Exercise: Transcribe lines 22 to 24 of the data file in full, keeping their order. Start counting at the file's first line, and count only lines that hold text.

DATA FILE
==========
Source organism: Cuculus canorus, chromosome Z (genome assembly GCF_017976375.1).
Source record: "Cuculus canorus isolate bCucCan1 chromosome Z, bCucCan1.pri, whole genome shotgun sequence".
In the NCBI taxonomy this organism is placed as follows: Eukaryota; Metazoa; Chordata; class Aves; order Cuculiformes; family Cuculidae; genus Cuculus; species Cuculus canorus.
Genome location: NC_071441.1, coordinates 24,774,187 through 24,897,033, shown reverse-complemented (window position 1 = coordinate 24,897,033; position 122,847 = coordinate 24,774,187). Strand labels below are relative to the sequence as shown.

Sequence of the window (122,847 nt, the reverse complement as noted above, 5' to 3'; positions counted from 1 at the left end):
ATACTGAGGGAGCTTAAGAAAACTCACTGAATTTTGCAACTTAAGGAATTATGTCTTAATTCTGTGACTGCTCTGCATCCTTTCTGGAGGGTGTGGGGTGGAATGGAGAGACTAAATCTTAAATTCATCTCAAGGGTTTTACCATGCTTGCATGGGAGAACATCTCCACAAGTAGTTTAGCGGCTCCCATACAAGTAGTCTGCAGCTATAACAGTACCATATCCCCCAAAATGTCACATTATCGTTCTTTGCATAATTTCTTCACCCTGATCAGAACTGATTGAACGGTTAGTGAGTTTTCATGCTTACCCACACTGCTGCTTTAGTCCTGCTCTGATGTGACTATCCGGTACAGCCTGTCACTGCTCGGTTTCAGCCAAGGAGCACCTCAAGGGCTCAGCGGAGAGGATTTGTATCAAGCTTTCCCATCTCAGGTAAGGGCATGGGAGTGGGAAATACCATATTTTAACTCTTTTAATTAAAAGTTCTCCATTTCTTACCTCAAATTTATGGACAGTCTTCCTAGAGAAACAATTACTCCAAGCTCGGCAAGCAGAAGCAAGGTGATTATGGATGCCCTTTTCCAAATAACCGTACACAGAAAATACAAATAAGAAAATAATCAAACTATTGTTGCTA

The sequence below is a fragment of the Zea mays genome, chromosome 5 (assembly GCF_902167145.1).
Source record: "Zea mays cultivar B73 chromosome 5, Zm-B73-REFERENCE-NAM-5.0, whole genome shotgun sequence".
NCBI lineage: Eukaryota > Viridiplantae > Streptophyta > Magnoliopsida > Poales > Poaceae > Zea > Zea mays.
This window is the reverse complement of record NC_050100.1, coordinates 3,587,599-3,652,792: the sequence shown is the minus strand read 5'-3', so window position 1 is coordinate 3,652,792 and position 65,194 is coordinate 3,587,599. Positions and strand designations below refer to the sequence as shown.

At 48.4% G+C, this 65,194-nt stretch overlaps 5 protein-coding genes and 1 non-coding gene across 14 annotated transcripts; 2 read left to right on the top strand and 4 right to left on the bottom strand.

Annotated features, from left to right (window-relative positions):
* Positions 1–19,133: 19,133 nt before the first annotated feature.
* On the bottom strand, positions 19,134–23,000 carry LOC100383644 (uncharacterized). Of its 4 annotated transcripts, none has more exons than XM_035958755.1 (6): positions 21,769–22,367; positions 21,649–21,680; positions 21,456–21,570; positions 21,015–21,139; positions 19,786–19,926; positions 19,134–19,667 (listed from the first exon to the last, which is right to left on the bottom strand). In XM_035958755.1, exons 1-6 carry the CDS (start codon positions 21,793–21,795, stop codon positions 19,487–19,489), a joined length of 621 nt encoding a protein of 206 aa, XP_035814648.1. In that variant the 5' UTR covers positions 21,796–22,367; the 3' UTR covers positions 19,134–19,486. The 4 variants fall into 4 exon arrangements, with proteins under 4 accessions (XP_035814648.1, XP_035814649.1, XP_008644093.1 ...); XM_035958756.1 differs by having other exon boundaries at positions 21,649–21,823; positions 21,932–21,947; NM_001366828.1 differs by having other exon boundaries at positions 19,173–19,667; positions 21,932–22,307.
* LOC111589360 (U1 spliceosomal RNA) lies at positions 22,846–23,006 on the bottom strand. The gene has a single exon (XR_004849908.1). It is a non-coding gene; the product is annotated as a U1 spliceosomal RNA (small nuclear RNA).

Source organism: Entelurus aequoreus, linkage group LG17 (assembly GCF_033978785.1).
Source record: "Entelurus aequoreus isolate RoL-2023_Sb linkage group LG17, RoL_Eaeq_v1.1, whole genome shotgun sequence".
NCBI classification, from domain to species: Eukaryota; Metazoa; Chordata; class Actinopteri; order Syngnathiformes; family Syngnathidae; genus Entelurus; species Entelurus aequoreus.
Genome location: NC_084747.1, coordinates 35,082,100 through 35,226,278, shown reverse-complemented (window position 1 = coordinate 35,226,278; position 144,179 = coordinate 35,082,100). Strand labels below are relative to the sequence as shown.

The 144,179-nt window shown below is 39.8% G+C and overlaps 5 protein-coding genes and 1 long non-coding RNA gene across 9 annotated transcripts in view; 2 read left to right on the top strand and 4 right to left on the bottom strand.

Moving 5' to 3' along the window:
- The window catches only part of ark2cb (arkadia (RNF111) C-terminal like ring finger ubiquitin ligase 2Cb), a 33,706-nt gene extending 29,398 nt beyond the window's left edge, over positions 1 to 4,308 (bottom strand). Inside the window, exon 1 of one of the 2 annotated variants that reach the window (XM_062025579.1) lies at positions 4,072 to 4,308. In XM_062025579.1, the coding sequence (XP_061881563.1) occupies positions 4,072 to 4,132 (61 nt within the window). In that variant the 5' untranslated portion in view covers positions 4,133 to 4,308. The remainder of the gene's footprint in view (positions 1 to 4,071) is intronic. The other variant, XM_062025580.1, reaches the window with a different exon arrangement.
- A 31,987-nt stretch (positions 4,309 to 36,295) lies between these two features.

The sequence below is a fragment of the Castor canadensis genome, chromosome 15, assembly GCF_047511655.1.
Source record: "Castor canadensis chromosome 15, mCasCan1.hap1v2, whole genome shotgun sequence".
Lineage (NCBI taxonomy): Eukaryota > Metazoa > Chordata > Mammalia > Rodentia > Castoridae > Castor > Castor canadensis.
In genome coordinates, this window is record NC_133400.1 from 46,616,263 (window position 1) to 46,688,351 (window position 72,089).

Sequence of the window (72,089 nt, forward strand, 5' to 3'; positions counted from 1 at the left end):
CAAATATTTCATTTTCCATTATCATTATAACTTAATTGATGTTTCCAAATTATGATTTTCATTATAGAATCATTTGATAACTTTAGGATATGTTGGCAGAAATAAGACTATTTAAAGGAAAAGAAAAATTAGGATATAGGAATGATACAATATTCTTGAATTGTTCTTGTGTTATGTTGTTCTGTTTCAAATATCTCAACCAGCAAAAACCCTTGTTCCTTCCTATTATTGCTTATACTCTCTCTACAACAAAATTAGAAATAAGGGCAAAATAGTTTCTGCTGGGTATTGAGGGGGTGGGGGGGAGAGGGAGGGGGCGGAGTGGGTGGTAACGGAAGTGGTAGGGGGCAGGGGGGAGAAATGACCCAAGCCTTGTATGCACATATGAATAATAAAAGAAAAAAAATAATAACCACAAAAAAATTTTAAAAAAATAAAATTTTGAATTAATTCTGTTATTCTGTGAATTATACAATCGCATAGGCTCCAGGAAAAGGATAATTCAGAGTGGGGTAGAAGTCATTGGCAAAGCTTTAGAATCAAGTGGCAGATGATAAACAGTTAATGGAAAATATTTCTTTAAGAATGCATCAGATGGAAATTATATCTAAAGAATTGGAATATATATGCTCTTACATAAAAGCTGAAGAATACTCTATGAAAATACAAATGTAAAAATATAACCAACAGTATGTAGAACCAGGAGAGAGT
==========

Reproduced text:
- The window catches only part of ark2cb (arkadia (RNF111) C-terminal like ring finger ubiquitin ligase 2Cb), a 33,706-nt gene extending 29,398 nt beyond the window's left edge, over positions 1 to 4,308 (bottom strand). Inside the window, exon 1 of one of the 2 annotated variants that reach the window (XM_062025579.1) lies at positions 4,072 to 4,308. In XM_062025579.1, the coding sequence (XP_061881563.1) occupies positions 4,072 to 4,132 (61 nt within the window). In that variant the 5' untranslated portion in view covers positions 4,133 to 4,308. The remainder of the gene's footprint in view (positions 1 to 4,071) is intronic. The other variant, XM_062025580.1, reaches the window with a different exon arrangement.
- A 31,987-nt stretch (positions 4,309 to 36,295) lies between these two features.

The sequence below is a fragment of the Castor canadensis genome, chromosome 15, assembly GCF_047511655.1.